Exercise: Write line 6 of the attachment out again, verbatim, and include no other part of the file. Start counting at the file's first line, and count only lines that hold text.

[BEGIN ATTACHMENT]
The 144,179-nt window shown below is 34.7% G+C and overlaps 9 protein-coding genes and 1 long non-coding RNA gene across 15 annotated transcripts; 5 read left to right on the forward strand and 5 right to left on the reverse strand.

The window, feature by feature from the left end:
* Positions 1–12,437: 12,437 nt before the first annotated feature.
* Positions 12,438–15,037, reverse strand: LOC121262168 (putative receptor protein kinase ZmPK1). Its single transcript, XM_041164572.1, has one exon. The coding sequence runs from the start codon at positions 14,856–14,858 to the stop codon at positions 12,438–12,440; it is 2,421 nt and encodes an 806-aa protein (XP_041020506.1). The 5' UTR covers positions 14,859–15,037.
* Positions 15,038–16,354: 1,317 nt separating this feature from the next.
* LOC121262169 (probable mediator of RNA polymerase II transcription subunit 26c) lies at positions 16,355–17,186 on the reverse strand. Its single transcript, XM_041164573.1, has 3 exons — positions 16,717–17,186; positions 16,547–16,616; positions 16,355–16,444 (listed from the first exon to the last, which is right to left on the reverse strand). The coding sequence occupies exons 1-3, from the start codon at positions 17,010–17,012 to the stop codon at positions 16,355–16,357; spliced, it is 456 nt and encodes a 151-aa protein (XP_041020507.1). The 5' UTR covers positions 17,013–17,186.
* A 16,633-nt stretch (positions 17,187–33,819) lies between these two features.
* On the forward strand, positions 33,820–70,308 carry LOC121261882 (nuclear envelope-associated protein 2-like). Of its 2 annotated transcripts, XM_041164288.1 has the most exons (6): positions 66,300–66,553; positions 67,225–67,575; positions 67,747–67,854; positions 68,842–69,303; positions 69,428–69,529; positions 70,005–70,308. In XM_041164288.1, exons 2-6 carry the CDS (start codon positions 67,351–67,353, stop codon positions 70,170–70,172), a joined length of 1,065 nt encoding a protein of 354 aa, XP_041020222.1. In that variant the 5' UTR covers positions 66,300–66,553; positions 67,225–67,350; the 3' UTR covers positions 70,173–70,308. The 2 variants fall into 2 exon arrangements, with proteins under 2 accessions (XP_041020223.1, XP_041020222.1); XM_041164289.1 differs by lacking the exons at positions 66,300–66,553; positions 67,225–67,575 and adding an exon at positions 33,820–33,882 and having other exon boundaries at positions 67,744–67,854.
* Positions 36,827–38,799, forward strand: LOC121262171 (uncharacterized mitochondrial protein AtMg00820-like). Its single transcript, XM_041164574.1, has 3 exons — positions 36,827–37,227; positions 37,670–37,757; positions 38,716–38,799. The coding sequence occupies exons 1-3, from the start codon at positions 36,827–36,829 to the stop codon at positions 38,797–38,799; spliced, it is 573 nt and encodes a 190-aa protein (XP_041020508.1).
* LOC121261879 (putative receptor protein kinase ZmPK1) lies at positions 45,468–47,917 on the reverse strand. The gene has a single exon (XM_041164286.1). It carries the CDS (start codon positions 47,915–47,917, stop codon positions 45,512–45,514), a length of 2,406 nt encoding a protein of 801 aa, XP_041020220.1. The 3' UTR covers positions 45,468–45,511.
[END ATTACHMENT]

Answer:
* LOC121262169 (probable mediator of RNA polymerase II transcription subunit 26c) lies at positions 16,355–17,186 on the reverse strand. Its single transcript, XM_041164573.1, has 3 exons — positions 16,717–17,186; positions 16,547–16,616; positions 16,355–16,444 (listed from the first exon to the last, which is right to left on the reverse strand). The coding sequence occupies exons 1-3, from the start codon at positions 17,010–17,012 to the stop codon at positions 16,355–16,357; spliced, it is 456 nt and encodes a 151-aa protein (XP_041020507.1). The 5' UTR covers positions 17,013–17,186.